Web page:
Analysis: Japan needs time to chew over end to US beef ban
TOKYO: Japan is under mounting American pressure to end a 15-month ban on US beef imports, but experts say Washington’s strategy could backfire if Tokyo opens its borders without the understanding of scientists and consumers.
Washington is frustrated about the pace at which former top buyer Japan has carried out an October pledge to reopen its market, worth $1.4 billion a year to the United States before America found its first case of mad cow disease in December 2003.
Tokyo will explain Japan’s progress and policy on mad cow disease, also known as bovine spongiform encephalopathy, when US Secretary of State Condoleezza Rice visits Japan from Friday — with the import ban expected to be high on the agenda. Takashi Onodera, who belongs to the 12-member BSE subcommittee of Japan’s Food Safety Commission, said Washington’s pressuring Japan to swiftly open its borders to US beef could lead to even more closure in the market.
“Japan might become even more cautious and wrap its coat more tightly around itself,” said Onodera, also professor at Tokyo University’s School of Agriculture and Life Sciences. The subcommittee is reviewing Japan’s domestic policy on food safety, which is vital to resuming US beef imports. Rice is due to meet Prime Minister Junichiro Koizumi and Foreign Minister Nobutaka Machimura during her first trip to Asia as secretary of state. Japanese officials have said they were unlikely to give her a timetable for lifting the ban.
Some US lawmakers have suggested economic retaliation against Japan, but Japanese government officials and analysts say such pressure is unlikely to influence Tokyo’s position in requiring concrete scientific evidence to assure public safety.
Koizumi, sensitive to growing frustration in Washington, spoke by phone with US President George W. Bush on the issue last week and said this week that it was important to maintain good relations with the United States. “We have never intended to put off” a decision to resume US beef imports, Kyodo news agency quoted Koizumi as telling a parliamentary panel on Thursday. “We don’t intend to protect the domestic livestock industry. We’d like to quickly create an environment that allows the public to eat beef safely.”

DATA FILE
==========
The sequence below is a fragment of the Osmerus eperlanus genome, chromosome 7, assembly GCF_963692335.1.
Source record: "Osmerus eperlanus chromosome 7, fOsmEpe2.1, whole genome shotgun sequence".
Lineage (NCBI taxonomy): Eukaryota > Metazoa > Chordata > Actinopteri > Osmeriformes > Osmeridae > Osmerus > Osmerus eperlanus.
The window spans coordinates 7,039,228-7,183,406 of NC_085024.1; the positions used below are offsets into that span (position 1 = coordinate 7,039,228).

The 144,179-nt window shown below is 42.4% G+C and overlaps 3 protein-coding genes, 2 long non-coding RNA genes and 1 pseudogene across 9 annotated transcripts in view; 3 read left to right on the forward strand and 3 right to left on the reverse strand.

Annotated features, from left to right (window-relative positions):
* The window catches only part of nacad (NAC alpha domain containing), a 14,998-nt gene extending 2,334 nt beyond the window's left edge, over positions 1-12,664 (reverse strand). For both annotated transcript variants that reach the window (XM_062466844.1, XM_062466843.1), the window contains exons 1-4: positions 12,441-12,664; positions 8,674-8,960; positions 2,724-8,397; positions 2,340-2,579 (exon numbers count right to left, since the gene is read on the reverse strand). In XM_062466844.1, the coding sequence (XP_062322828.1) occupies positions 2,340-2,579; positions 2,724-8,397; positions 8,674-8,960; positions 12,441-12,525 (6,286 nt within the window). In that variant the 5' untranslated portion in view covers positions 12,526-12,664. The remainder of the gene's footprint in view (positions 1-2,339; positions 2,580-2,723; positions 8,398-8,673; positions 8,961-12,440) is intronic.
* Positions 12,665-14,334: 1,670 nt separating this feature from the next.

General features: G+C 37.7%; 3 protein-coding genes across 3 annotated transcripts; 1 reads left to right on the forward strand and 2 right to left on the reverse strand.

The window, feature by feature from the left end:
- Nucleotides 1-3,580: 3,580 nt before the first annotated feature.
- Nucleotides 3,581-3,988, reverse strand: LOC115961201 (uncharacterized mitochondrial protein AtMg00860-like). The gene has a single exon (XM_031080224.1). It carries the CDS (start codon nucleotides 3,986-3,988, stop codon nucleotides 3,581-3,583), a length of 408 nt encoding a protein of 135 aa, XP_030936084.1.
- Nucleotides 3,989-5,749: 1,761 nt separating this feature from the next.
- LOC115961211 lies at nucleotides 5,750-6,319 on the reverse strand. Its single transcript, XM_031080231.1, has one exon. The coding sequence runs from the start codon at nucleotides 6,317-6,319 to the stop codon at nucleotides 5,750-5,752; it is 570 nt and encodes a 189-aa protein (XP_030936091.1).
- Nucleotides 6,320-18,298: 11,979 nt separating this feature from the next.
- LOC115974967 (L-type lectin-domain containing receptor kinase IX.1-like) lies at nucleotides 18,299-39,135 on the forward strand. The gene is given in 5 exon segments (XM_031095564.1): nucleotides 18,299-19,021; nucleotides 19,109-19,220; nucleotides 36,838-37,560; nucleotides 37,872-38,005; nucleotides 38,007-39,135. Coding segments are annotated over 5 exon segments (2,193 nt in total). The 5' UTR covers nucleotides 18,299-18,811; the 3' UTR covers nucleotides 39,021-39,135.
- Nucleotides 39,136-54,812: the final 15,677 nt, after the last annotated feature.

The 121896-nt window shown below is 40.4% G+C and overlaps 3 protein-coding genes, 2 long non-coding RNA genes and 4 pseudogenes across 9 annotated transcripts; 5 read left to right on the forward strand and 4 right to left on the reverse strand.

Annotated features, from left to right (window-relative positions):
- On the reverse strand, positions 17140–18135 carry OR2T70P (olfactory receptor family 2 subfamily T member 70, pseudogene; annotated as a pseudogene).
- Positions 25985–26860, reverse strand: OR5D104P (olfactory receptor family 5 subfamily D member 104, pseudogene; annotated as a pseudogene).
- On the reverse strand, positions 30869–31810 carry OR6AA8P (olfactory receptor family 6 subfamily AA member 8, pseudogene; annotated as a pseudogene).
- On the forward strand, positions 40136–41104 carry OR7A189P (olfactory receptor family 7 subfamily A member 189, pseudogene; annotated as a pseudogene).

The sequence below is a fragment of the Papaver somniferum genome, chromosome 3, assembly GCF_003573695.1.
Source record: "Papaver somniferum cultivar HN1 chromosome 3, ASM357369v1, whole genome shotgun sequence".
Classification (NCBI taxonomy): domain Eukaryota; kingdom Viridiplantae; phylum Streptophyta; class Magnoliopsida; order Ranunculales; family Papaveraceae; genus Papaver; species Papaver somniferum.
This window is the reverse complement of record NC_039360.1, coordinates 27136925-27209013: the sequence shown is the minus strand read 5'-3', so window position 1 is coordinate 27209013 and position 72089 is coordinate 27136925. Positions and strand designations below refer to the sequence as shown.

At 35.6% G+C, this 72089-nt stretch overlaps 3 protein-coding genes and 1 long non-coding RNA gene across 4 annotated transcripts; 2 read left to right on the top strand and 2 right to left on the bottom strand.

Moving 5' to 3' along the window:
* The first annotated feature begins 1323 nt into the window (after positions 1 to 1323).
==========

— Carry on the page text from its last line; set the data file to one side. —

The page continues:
Scientists need more time: Onodera said some members of the panel studying Japan’s new safeguard measures wanted to hold thorough discussions so that they would not be accused of buckling under political pressure. “I think considerable time was taken in discussing the subject so that it would not look like politics had influenced the decision,” he said.
In October, the two countries agreed to resume shipments of beef from animals 20 months old or younger. Such cattle is considered at lower risk of contracting the disease, which can also be transmitted to humans. But the process has stalled as the two sides debate how to accurately tell the age of beef. Japan’s youngest case of the brain-wasting disease was in an animal aged 21 months. The latest development came last week when the Food Safety Commission said it was nearing a decision to approve Tokyo’s new safeguard measures against mad cow disease.
Approval of the new test policy by the commission is a precondition for Tokyo to implement the October agreement to resume imports of American beef from cattle aged below 21 months without conducting mad cow testing. But even if the commission clears this hurdle, it has to review the verification method offered by the United States after finalising the domestic policy. The results of these discussions also will be reviewed publicly before the government grants final approval.
“You really can’t tell when the scientists’ discussion will be concluded,” said Fuminori Ogata, an analyst at Tokyo-based commodities brokerage Himawari CX Inc. “If the current situation is prolonged and Japan gets more pressure from the United States, Prime Minister Koizumi may have to take a political decision by himself,” Ogata said.
Can live without it? Japan’s import ban has harmed some areas of the industry, but consumers are coping. In October, a study by UFJ Institute, a research arm of UFJ Bank, showed that the ban was likely to cause losses of 273.2 billion yen ($2.62 billion) for Japan’s meat-related industry last year. Japan’s “gyudon” beef-bowl restaurants are also suffering.
Last month, desperate afficionados lined up to eat Yoshinoya D&C Co.’s popular beef-on-rice dish using US meat, which the firm revived for just one day by thawing frozen stocks. “We’ve seen people lining up to eat Yoshinoya beef bowls on TV ... prices of some specific types of beef are surging, but in general I don’t think consumers are overly desperate,” Ogata said. —Reuters